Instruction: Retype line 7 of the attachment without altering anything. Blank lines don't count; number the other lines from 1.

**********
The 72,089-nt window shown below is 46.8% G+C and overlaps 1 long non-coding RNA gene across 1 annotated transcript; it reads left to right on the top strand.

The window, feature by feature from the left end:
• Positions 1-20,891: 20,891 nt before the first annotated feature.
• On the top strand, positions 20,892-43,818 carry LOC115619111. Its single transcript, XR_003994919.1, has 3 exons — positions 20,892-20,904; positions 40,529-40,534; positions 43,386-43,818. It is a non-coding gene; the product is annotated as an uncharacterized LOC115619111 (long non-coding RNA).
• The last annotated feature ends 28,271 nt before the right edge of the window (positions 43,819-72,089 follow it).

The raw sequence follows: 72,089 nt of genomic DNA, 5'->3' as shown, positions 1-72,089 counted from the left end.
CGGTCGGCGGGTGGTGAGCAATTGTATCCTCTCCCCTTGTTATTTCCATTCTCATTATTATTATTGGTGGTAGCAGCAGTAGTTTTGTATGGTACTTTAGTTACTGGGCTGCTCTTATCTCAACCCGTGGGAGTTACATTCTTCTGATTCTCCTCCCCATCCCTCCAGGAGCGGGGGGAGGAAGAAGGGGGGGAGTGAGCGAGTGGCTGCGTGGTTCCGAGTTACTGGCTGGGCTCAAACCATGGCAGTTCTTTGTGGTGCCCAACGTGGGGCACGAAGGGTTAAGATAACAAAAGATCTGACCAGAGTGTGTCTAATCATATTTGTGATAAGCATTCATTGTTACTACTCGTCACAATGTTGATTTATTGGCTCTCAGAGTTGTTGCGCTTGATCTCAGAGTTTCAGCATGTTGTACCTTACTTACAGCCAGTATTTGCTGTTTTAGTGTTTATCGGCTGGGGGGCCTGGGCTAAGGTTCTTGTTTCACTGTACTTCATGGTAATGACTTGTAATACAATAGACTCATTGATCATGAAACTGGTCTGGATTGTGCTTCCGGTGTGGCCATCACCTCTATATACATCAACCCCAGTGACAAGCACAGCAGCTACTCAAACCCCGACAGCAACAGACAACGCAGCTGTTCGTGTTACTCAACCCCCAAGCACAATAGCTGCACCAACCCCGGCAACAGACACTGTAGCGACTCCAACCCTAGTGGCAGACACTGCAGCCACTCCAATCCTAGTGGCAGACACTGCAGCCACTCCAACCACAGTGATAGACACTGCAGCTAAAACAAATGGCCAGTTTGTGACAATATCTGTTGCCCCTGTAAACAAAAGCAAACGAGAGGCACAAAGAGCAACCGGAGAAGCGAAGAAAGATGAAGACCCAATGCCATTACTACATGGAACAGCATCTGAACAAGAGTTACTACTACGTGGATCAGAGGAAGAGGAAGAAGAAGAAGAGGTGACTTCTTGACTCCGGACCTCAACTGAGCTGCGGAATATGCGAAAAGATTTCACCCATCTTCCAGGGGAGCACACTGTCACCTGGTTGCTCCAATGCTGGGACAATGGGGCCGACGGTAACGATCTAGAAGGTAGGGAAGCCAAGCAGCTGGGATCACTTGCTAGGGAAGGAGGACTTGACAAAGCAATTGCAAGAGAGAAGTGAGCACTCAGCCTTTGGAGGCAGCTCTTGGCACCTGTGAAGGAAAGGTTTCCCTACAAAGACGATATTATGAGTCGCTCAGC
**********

CGGTCGGCGGGTGGTGAGCAATTGTATCCTCTCCCCTTGTTATTTCCATTCTCATTATTATTATTGGTGGTAGCAGCAGTAGTTTTGTATGGTACTTTAGTTACTGGGCTGCTCTTATCTCAACCCGTGGGAGTTACATTCTTCTGATTCTCCTCCCCATCCCTCCAGGAGCGGGGGGAGGAAGAAGGGGGGGAGTGAGCGAGTGGCTGCGTGGTTCCGAGTTACTGGCTGGGCTCAAACCATGGCAGTTCTTTGTGGTGCCCAACGTGGGGCACGAAGGGTTAAGATAACAAAAGATCTGACCAGAGTGTGTCTAATCATATTTGTGATAAGCATTCATTGTTACTACTCGTCACAATGTTGATTTATTGGCTCTCAGAGTTGTTGCGCTTGATCTCAGAGTTTCAGCATGTTGTACCTTACTTACAGCCAGTATTTGCTGTTTTAGTGTTTATCGGCTGGGGGGCCTGGGCTAAGGTTCTTGTTTCACTGTACTTCATGGTAATGACTTGTAATACAATAGACTCATTGATCATGAAACTGGTCTGGATTGTGCTTCCGGTGTGGCCATCACCTCTATATACATCAACCCCAGTGACAAGCACAGCAGCTACTCAAACCCCGACAGCAACAGACAACGCAGCTGTTCGTGTTACTCAACCCCCAAGCACAATAGCTGCACCAACCCCGGCAACAGACACTGTAGCGACTCCAACCCTAGTGGCAGACACTGCAGCCACTCCAATCCTAGTGGCAGACACTGCAGCCACTCCAACCACAGTGATAGACACTGCAGCTAAAACAAATGGCCAGTTTGTGACAATATCTGTTGCCCCTGTAAACAAAAGCAAACGAGAGGCACAAAGAGCAACCGGAGAAGCGAAGAAAGATGAAGACCCAATGCCATTACTACATGGAACAGCATCTGAACAAGAGTTACTACTACGTGGATCAGAGGAAGAGGAAGAAGAAGAAGAGGTGACTTCTTGACTCCGGACCTCAACTGAGCTGCGGAATATGCGAAAAGATTTCACCCATCTTCCAGGGGAGCACACTGTCACCTGGTTGCTCCAATGCTGGGACAATGGGGCCGACGGTAACGATCTAGAAGGTAGGGAAGCCAAGCAGCTGGGATCACTTGCTAGGGAAGGAGGACTTGACAAAGCAATTGCAAGAGAGAAGTGAGCACTCAGCCTTTGGAGGCAGCTCTTGGCACCTGTGAAGGAAAGGTTTCCCTACAAAGACGATATTATGAGTCGCTCAGC